Panic attacks can be one of the scariest things for a person to experience. If you’re one of the six million people who have been diagnosed with panic disorder, you know how terrifying a panic attack can be. Panic attacks can manifest as sudden, intense surges of immense fear, panic, or anxiety. They can have both emotional and physical symptoms (such as shaking, sweating, nausea, fast heart rate, trouble breathing, etc.). In some cases, people can experience chest pains and feelings of detachment from reality, which can lead them to think they’re having a heart attack or are actually dying. Some people might notice these symptoms slowly cropping up, while others find their panic attacks hit them quickly and out of nowhere.
If you suffer from panic attacks, you might be searching for anything to help stop them in their tracks. You might also wonder, “Can emotional support animals help panic attacks?” The answer is yes! ESAS and panic attacks go hand in hand – an emotional support animal can help reduce symptoms of anxiety. If you’re also asking yourself, “Can ESAs prevent panic attacks?” it’s possible they can. An ESA’s calming presence might be enough to help push away anxious thoughts and feelings before you go into a full panic. Keep reading for 10 suggestions for stopping a panic attack.
1. Use your ESA to help calm you
If you want to stop a panic attack with an ESA, there are a few things you can try, including just petting or sitting with your animal. Their peaceful spirit may help you start to feel a little more relaxed (especially if you try to match your breathing with theirs). People have also reported that holding their ESAs in their lap or having them lay across their whole body can create a reduction in symptoms. A number of different animals would work to help create a calm feeling within you, but the most effective would probably be dogs or cats, since they definitely won’t mind cuddling with you.
2. Try the 5 senses strategy
The 5 senses strategy is a great thing to try if you have trouble remembering calming methods while you’re actually in a panicked state. All you have to do is name and focus on:
- 5 things you can see
- 4 things you can touch
- 3 things you can hear
- 2 things you can smell
- 1 thing you can taste
This can help you become more present, reminding you of your surroundings and the fact that you’re safe.
3. Get grounded
Becoming more mindful of your body can help you feel less out of control. Notice how your feet feel on the floor, the feeling of your body on the couch, the sound of the clock ticking, etc. to help ground you. You can also try reducing stimuli (like by going into a quiet room) to help lessen the overwhelm you’re feeling.
4. Practice deep breathing
It can be hard to remember to breathe properly when you’re in a panic attack (since your tendency can be to hyperventilate), but it’s always a good idea to focus on taking deep breaths in through your nose and out through your mouth to slow down your breathing. You can also try breathing in for a count of four, holding for one second, and then breathing out for a count of four. This can be like sending an alert to your system that you’re safe.
5. Use an app on your phone
There are a bunch of apps you can download on your phone to help during a panic attack. Test out meditation or anxiety-focused apps before you’re actually in a panicked state so that you’ll know ahead of time what might feel the most helpful to you during a panic attack.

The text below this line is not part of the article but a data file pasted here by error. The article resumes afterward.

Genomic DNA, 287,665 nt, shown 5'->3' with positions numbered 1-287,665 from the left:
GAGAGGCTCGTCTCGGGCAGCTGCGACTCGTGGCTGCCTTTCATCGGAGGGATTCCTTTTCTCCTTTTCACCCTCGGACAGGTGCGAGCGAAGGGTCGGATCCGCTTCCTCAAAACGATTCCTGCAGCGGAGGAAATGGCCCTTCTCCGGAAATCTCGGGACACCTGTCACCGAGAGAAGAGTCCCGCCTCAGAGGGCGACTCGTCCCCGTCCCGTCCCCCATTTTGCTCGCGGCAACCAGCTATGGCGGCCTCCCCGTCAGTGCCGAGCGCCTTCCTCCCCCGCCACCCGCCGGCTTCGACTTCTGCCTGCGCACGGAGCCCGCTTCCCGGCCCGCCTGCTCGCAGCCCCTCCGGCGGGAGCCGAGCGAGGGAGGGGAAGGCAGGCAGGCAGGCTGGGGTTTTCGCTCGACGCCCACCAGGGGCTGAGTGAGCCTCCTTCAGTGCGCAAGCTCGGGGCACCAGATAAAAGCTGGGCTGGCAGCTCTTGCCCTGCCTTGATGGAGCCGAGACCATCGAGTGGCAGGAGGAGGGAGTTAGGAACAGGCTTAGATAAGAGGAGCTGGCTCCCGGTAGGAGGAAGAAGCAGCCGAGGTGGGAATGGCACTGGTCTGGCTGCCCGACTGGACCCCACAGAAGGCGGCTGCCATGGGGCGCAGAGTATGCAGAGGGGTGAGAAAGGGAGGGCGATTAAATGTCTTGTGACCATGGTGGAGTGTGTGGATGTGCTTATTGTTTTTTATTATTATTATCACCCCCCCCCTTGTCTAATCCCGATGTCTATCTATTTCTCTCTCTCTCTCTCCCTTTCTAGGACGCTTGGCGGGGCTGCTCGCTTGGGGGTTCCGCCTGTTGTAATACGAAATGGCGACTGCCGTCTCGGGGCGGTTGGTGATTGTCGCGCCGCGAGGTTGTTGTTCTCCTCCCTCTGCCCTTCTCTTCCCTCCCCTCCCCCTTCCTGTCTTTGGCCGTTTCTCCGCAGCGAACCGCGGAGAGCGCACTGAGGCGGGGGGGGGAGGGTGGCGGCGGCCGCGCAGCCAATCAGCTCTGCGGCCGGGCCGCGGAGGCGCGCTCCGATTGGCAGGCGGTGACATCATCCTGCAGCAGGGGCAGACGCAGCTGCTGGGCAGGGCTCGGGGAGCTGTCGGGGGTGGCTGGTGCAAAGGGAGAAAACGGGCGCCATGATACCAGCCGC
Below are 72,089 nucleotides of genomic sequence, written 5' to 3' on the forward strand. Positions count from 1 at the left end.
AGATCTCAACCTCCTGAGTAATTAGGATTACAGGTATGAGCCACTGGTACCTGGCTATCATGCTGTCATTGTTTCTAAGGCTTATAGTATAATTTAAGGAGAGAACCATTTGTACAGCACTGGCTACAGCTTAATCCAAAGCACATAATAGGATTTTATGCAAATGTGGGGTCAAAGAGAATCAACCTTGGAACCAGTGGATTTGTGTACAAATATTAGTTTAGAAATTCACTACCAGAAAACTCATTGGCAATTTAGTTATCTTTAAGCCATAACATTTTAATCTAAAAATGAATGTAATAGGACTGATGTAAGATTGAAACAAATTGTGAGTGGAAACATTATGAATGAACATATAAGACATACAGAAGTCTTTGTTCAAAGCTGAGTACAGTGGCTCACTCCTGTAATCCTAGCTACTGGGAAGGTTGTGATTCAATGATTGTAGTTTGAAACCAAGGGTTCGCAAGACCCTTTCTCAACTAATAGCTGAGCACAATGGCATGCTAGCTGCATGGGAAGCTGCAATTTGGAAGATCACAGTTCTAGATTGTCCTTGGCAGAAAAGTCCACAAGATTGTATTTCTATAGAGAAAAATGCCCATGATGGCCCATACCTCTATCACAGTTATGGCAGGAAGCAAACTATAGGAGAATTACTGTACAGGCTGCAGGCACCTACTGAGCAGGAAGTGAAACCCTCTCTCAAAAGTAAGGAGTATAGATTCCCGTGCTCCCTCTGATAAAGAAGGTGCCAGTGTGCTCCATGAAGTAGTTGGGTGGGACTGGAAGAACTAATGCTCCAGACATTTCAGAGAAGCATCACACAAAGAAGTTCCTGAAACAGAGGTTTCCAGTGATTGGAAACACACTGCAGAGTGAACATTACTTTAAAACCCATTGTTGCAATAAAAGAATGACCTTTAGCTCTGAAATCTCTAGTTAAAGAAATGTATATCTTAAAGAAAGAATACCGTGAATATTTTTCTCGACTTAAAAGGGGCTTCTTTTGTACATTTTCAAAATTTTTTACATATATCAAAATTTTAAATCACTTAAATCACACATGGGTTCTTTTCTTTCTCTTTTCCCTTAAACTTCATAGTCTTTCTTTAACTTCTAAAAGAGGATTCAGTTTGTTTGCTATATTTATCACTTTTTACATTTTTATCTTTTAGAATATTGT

6. Talk with a friend or family member
Just talking with another person can help reassure you that you’re safe and that you’re going to be okay. They can serve as reminders that the world isn’t actually ending. Being open and honest about the emotions you’re experiencing can end up helping you feel less alone. Even talking to your ESA can make you feel less isolated in your anxious state.
7. Find an object to focus on
If your symptoms are really intense, try simply focusing on one object. Spot something in the room with you and then consciously take note of everything about it. In your head (or out loud), you can describe the color, shape, and any other interesting aspects of the object to help give your brain something else for you to focus on (besides feeling scared).
8. Use imagery to offer peace
Think of the most relaxing place in the world (it can be somewhere you’ve been or someplace in your imagination) and picture yourself there. Think of how all five of your senses would be reacting if you were really there: for example, smelling the ocean air, hearing the rolling waves, and so forth. As long as the imagined place is calm and relaxing, you can start to feel less panicked.
9. Find ways to soothe yourself
There are a number of different soothing things that can help bring your system back to a comfortable place. This could be doing things like using calming essential oils, lighting candles, listening to music, taking a bath, or lying down for a nap. Keep a list with you at all times of the things that normally relax you so you can turn to it when you’re having a panic attack.
10. Use prescribed medications
If your psychiatrist has prescribed medication to help with anxiety symptoms, it can be helpful to take these during a panic attack to help get you back to a calmer physiological and emotional state. Just make sure to only take them as prescribed.
You can try any (or all) of these suggestions to help stop a panic attack after it starts. Remember that emotional support animals and panic attacks can coexist – don’t forget to use the calming, loving presence of your ESA to help alleviate your anxiety symptoms when you’re experiencing a panic attack.